Nasser Al Khori knew he wanted an American education, but he didn’t bargain on getting it in his native Qatar. His father was educated at Seattle University and most of his classmates at the elite American School of Doha were planning to study in the United States. Al Khori was admitted to the University of Pennsylvania and was set to pack his bags for Philadelphia until he attended a presentation from Carnegie Mellon University in Doha.
“I decided to stay here because the business school at Carnegie is one of the top 10 in the world,” said Al Khori, who graduated in May and now works as a program associate at the Qatar Foundation in Doha. “And I figured I could get the same exact education right here at home as I would in the States.”
Al Khori, 21, is at the vanguard of an experiment that could be a model for how countries around the Middle East and the world invest in education. He got his degree in business administration from Carnegie Mellon’s branch campus at Doha’s Education City, a 2,500-acre complex where six American and two European universities have established branch campuses.
In 1995, Sheikh Hamad bin Khalifa Al-Thani, then 43, deposed his father in a bloodless coup while he was out of the country. That same year, he launched the Qatar Foundation, a nonprofit organization chaired by one of his three wives, Sheikha Moza bint Nasser, with the goal of “supporting Qatar on its journey from carbon economy to knowledge economy by unlocking human potential.”
That plan was laid out in a national strategy called Qatar National Vision 2030, which outlines how the country must transform itself. But is it realistic to believe that Qatar will continue to prosper long after its natural resources are gone? And will establishing an American education beachhead in the Middle East help enhance the image of the United States in the region?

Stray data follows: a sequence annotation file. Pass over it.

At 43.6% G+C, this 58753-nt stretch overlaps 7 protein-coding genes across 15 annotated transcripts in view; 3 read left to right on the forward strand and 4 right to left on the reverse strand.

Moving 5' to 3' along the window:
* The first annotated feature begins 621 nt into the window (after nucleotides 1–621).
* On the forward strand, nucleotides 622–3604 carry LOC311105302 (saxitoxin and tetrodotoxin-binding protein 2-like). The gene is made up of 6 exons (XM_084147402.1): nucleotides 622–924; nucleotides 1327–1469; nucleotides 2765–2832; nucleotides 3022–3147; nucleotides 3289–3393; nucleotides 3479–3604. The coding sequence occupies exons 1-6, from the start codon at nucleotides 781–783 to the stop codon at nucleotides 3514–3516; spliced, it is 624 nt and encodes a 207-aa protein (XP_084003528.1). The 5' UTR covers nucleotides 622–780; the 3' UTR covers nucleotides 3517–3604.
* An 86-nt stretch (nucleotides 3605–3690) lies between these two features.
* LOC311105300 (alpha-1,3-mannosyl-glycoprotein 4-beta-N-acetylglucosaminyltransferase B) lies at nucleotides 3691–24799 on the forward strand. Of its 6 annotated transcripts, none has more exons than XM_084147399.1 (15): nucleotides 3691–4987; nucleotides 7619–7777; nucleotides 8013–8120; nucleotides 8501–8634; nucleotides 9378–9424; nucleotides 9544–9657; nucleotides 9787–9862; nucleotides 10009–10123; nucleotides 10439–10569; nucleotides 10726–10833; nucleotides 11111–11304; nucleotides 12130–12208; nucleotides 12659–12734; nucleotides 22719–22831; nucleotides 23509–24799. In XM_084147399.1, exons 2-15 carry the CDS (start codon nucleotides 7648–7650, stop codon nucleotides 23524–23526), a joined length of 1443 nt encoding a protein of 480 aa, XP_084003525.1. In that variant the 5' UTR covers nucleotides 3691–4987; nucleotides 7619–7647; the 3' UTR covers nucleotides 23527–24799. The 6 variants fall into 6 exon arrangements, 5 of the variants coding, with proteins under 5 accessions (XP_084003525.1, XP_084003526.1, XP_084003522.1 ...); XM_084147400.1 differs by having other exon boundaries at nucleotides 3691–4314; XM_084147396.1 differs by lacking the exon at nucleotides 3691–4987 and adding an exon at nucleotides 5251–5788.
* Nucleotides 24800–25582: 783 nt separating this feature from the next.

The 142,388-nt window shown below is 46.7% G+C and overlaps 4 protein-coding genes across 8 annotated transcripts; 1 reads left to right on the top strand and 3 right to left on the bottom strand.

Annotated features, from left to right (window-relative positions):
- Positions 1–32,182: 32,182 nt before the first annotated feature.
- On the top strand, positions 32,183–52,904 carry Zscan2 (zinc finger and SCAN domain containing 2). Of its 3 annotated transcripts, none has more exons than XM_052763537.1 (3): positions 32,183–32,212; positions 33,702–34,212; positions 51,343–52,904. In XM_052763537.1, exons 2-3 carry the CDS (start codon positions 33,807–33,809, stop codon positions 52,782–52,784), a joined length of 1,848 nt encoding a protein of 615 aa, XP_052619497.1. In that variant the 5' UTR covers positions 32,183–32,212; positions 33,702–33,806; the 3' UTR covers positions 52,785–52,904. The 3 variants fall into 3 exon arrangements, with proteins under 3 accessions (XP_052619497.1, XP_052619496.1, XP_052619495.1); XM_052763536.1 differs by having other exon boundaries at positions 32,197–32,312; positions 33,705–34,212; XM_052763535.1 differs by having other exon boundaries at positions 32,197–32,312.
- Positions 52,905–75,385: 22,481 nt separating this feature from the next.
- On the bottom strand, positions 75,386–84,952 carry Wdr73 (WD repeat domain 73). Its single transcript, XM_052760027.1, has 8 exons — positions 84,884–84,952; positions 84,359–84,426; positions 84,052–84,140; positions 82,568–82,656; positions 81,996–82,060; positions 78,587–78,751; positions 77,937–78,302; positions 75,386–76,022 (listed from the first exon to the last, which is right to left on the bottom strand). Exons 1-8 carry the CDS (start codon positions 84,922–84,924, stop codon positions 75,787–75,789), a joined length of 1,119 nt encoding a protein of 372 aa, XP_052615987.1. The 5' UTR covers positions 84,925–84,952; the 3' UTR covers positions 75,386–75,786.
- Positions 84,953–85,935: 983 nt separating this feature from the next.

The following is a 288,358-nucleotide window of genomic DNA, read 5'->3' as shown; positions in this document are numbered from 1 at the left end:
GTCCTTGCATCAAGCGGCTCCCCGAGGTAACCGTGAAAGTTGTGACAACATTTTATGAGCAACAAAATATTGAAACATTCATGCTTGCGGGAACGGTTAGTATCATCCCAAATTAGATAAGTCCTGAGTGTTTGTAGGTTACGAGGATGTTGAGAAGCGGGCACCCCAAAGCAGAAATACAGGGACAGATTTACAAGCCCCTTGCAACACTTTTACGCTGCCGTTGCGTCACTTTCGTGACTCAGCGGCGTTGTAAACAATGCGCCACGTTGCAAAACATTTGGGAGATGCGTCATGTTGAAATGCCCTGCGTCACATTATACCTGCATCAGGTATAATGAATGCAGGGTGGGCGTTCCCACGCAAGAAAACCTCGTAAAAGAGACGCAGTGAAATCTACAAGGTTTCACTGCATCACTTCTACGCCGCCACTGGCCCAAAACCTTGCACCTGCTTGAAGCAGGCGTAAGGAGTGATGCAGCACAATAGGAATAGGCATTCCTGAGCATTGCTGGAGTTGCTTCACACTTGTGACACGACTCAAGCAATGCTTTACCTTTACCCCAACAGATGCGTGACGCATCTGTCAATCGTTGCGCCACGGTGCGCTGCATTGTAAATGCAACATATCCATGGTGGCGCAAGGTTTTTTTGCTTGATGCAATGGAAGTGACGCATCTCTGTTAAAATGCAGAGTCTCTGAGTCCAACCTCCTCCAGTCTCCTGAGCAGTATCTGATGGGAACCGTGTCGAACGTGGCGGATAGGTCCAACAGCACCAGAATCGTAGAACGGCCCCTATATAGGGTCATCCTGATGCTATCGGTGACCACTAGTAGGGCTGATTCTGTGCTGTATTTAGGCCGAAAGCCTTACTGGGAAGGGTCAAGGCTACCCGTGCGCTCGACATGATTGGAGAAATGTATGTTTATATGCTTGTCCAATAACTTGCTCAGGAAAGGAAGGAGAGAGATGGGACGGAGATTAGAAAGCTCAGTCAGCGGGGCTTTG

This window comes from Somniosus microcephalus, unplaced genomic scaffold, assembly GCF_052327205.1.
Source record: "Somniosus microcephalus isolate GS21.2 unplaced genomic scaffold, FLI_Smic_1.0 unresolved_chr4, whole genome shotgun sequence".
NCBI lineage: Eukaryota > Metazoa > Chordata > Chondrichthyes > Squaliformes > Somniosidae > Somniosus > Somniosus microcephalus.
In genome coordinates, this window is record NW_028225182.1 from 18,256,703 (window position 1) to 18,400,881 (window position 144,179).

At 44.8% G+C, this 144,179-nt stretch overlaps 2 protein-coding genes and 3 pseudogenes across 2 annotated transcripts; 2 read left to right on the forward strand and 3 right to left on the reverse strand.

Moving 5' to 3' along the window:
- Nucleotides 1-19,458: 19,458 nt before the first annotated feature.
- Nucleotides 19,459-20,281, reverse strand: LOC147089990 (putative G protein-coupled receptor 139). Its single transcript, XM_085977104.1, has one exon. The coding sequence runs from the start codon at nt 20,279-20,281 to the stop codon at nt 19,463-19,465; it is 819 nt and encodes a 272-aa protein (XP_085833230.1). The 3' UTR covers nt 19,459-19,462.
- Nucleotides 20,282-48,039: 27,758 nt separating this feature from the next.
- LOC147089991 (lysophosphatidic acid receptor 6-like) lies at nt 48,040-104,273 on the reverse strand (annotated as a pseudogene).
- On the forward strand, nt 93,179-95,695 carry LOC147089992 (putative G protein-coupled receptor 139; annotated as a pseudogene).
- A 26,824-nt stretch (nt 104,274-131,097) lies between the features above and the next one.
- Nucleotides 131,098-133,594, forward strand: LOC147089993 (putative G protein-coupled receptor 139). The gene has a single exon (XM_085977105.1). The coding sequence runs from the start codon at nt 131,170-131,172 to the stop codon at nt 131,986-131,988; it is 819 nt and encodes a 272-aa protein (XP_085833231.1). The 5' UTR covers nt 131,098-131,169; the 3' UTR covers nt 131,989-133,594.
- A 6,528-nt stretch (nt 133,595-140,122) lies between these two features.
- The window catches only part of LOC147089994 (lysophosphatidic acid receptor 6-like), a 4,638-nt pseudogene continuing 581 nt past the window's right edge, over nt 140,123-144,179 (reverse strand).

A year after taking power from his father, the Emir provided seed money to help launch Al Jazeera, the groundbreaking pan-Arab satellite TV network, and tiny Qatar, with a population of just 1.8 million citizens, began to creep out of obscurity. Sheikha Moza bint Nasser, who earned a bachelor’s degree at Qatar University, felt that her country needed to invest heavily in education to help it transform into a modern society.
The Education City complex has evolved and expanded since Virginia Commonwealth University (VCU) became the first American school to open a branch campus in the country in 1998. Now more than 4,000 students, over half of them female, from Qatar and dozens of other countries are working on degrees in medicine from Cornell University, journalism from Northwestern, international relations at Georgetown, design at VCU, engineering at Texas A&M, or business and computer science at Carnegie Mellon — all right in the Education City complex on the outskirts of Doha.
University College London also recently started a graduate program in museum studies at Education City, the French business school HEC Paris just launched a branch campus, and there’s also a local institution called the Hamad bin Khalifa University and the Qatar Faculty of Islamic Studies.
The Qatar Foundation covers all of the operating expenses for these schools, so the establishment of branch campuses in Qatar is a no-risk investment opportunity for them.
The foundation doesn’t release precise financial numbers for Education City but the total amount spent is well into the billions. In helping to establish Cornell’s medical school, which graduated its first class of doctors in 2008, the foundation committed $750 million for the first 11 years.